Detained since December 2013, Soheil Arabi received the new sentence on 6 September when he was retried by a Tehran assizes court.
During the next two years, Arabi is required to seek answers to his religious doubts by reading 13 books on theology and Islam, writing summaries of them and writing an essay on theology and religion. He must conduct regular written correspondence with the Imam Khomeini Centre for Religious Research, copies of which will be submitted to the court. He must also write quarterly reports to the court with the aim of proving his repentance and renewed faith. If he fails, the death sentence could be reimposed.
“Soheil Arabi has been spared immediate execution but this new sentence is medieval,” said Reza Moini, the head of the Reporters Without Borders Iran/Afghanistan desk.
“A defendant who repeatedly said he did not want to offend religion is being subjected to a form of arbitrary torture because the Ali Khamenei-controlled judicial system wants to scare Internet users. This sentence is tantamount to forced labour, which is banned by international and Iranian law. We call on the UN special rapporteurs to intercede to get it quashed.”
A photographer and father who was 31 when arrested by Revolutionary Guards on 27 December 2013, he was incarcerated in Security Section 2a of Tehran’s Evin prison, where he was subjected to solitary confinement for two months and was mistreated with the aim of getting him to confess to his role in creating a Facebook network that blasphemed Islam and criticized the government. Prosecutors then used this confession against him.
At the end of an unfair trial in March 2014, a Tehran revolutionary court sentenced him to three years in prison, a fine of 500,000 tomans and 30 lashes on charges of anti-government propaganda, “insulting what is sacred” and insulting government officials and the Supreme Leader. A Tehran appeal court confirmed the sentence.
However, as a result of Revolutionary Guard pressure, Arabi was brought before an assizes court on 19 August 2014 on new charges of “insulting the Prophet of Islam, the Shiite Holy Imams and the Koran,” and the court sentenced him to death under article 262 of Iran’s Islamic penal code.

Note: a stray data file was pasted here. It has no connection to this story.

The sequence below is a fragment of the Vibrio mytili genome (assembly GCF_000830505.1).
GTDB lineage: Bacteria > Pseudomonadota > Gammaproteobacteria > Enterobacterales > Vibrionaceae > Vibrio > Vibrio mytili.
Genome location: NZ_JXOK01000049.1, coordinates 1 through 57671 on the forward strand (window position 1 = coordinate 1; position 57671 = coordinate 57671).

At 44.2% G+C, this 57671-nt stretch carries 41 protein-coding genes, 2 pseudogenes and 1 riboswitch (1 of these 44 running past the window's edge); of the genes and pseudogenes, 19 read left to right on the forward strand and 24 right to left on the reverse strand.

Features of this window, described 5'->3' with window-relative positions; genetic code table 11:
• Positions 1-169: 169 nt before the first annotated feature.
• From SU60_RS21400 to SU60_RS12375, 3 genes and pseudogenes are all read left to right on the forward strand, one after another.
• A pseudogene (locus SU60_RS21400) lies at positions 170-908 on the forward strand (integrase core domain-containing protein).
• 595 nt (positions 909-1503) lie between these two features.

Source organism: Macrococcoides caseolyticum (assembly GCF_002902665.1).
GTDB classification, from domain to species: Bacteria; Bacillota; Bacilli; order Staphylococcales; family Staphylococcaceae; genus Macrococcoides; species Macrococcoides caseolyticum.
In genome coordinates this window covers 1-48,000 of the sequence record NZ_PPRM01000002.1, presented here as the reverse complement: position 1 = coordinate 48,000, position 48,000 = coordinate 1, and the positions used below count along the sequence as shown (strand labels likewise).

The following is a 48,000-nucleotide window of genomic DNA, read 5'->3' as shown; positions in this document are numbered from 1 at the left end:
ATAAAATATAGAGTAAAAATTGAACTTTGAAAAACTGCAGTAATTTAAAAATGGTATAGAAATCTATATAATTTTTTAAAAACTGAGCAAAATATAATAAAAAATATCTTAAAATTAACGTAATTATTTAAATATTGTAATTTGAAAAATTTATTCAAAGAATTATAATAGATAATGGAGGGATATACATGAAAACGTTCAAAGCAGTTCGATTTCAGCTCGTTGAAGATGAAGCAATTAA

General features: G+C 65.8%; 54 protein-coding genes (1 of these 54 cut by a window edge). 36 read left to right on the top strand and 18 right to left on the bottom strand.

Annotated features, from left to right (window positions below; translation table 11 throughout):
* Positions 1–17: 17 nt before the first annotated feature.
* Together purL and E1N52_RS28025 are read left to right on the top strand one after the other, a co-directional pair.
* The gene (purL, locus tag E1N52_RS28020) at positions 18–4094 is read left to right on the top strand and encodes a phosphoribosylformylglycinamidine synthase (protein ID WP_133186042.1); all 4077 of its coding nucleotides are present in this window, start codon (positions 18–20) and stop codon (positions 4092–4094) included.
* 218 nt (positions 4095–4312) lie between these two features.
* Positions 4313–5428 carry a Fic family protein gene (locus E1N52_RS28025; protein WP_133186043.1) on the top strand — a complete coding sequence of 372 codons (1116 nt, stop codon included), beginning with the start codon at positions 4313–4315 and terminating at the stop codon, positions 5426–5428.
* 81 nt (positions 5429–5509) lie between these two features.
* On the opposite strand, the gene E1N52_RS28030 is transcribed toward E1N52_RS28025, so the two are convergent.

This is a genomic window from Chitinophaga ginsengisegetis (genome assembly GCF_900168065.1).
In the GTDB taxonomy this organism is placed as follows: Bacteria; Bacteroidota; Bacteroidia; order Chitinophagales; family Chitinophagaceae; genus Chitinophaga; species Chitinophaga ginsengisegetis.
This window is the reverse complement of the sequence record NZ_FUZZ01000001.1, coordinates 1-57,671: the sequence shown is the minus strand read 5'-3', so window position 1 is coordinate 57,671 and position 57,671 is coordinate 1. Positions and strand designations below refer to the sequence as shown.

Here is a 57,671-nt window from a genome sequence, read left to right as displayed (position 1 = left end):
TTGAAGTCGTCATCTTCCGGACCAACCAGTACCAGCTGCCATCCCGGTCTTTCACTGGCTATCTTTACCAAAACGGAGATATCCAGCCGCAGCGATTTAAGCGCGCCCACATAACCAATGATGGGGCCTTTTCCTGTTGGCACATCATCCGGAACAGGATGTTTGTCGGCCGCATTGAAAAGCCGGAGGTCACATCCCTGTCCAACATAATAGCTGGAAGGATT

The court ignored his lawyer’s claims that his offences were not deliberate and that he was not the only person posting on these Facebook pages. In fact, although Arabi supervised several Facebook pages, most of the posts were made by other Facebook users or administrators.
His lawyer also tried unsuccessfully to draw the court’s attention to article 263, which says: “when the accused (...) confesses that his insulting statement was made under coercion or by mistake or in a state of drunkenness or anger or in a slip of the tongue or without paying attention to the meaning of the words or quoting someone else, then he shall not be considered as having insulted the Prophet.”
The supreme court upheld Arabi’s death sentence on 23 November 2014.
Reporters Without Borders wrote to David Kaye, the UN special rapporteur on the promotion and protection of the right to freedom of opinion and expression, on 2 December 2014 voicing alarm about Arabi’s fate and urging him to “intercede as quickly as possible with the Iranian authorities in order to prevent his execution and to request the overturning of his conviction and his release.”
As a result of the efforts of his family and lawyers, and intercession by UN rapporteurs on 27 June, the case was referred back to the supreme court, which finally quashed Arabi’s death sentence.
Iran is ranked 173rd out of 180 countries in the 2015 Reporters Without Borders press freedom index.